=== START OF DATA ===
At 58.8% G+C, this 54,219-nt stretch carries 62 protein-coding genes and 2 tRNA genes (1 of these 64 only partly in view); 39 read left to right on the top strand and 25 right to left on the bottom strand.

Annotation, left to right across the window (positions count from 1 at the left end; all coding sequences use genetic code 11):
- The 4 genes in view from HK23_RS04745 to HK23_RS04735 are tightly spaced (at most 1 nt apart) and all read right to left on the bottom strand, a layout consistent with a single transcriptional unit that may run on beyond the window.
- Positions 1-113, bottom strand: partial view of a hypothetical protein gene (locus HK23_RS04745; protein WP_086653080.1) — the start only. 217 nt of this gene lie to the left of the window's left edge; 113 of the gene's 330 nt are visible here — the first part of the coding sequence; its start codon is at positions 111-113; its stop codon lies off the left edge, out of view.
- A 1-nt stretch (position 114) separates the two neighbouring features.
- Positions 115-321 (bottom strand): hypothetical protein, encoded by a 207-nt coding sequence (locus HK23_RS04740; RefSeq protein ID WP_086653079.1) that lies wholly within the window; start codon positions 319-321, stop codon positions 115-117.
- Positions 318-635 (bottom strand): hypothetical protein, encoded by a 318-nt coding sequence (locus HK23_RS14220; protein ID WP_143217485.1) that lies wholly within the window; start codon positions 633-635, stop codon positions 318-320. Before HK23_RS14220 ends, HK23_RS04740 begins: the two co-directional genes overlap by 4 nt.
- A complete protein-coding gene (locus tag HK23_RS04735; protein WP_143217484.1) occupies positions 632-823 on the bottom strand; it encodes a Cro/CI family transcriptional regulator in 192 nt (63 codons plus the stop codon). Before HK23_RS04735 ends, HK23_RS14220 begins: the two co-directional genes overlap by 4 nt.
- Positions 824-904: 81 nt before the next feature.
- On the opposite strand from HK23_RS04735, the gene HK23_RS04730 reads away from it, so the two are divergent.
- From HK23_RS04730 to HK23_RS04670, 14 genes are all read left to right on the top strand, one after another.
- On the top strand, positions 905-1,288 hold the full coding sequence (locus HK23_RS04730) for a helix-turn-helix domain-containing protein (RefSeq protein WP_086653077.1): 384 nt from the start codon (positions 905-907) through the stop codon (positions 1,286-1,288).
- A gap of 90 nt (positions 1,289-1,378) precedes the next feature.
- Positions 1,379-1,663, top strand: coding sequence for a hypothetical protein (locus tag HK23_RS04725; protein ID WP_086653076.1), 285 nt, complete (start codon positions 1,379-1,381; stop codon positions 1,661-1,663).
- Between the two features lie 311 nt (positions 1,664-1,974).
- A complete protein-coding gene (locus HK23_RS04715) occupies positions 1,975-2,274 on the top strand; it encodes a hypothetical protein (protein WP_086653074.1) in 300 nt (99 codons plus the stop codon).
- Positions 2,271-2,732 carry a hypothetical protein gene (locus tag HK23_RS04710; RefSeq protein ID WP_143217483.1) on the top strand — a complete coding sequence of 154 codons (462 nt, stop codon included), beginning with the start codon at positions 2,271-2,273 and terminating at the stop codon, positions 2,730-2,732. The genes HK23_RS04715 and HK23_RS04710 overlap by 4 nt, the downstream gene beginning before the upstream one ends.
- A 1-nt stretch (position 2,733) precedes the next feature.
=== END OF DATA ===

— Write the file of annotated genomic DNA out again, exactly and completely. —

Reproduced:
At 58.8% G+C, this 54,219-nt stretch carries 62 protein-coding genes and 2 tRNA genes (1 of these 64 only partly in view); 39 read left to right on the top strand and 25 right to left on the bottom strand.

Annotation, left to right across the window (positions count from 1 at the left end; all coding sequences use genetic code 11):
- The 4 genes in view from HK23_RS04745 to HK23_RS04735 are tightly spaced (at most 1 nt apart) and all read right to left on the bottom strand, a layout consistent with a single transcriptional unit that may run on beyond the window.
- Positions 1-113, bottom strand: partial view of a hypothetical protein gene (locus HK23_RS04745; protein WP_086653080.1) — the start only. 217 nt of this gene lie to the left of the window's left edge; 113 of the gene's 330 nt are visible here — the first part of the coding sequence; its start codon is at positions 111-113; its stop codon lies off the left edge, out of view.
- A 1-nt stretch (position 114) separates the two neighbouring features.
- Positions 115-321 (bottom strand): hypothetical protein, encoded by a 207-nt coding sequence (locus HK23_RS04740; RefSeq protein ID WP_086653079.1) that lies wholly within the window; start codon positions 319-321, stop codon positions 115-117.
- Positions 318-635 (bottom strand): hypothetical protein, encoded by a 318-nt coding sequence (locus HK23_RS14220; protein ID WP_143217485.1) that lies wholly within the window; start codon positions 633-635, stop codon positions 318-320. Before HK23_RS14220 ends, HK23_RS04740 begins: the two co-directional genes overlap by 4 nt.
- A complete protein-coding gene (locus tag HK23_RS04735; protein WP_143217484.1) occupies positions 632-823 on the bottom strand; it encodes a Cro/CI family transcriptional regulator in 192 nt (63 codons plus the stop codon). Before HK23_RS04735 ends, HK23_RS14220 begins: the two co-directional genes overlap by 4 nt.
- Positions 824-904: 81 nt before the next feature.
- On the opposite strand from HK23_RS04735, the gene HK23_RS04730 reads away from it, so the two are divergent.
- From HK23_RS04730 to HK23_RS04670, 14 genes are all read left to right on the top strand, one after another.
- On the top strand, positions 905-1,288 hold the full coding sequence (locus HK23_RS04730) for a helix-turn-helix domain-containing protein (RefSeq protein WP_086653077.1): 384 nt from the start codon (positions 905-907) through the stop codon (positions 1,286-1,288).
- A gap of 90 nt (positions 1,289-1,378) precedes the next feature.
- Positions 1,379-1,663, top strand: coding sequence for a hypothetical protein (locus tag HK23_RS04725; protein ID WP_086653076.1), 285 nt, complete (start codon positions 1,379-1,381; stop codon positions 1,661-1,663).
- Between the two features lie 311 nt (positions 1,664-1,974).
- A complete protein-coding gene (locus HK23_RS04715) occupies positions 1,975-2,274 on the top strand; it encodes a hypothetical protein (protein WP_086653074.1) in 300 nt (99 codons plus the stop codon).
- Positions 2,271-2,732 carry a hypothetical protein gene (locus tag HK23_RS04710; RefSeq protein ID WP_143217483.1) on the top strand — a complete coding sequence of 154 codons (462 nt, stop codon included), beginning with the start codon at positions 2,271-2,273 and terminating at the stop codon, positions 2,730-2,732. The genes HK23_RS04715 and HK23_RS04710 overlap by 4 nt, the downstream gene beginning before the upstream one ends.
- A 1-nt stretch (position 2,733) precedes the next feature.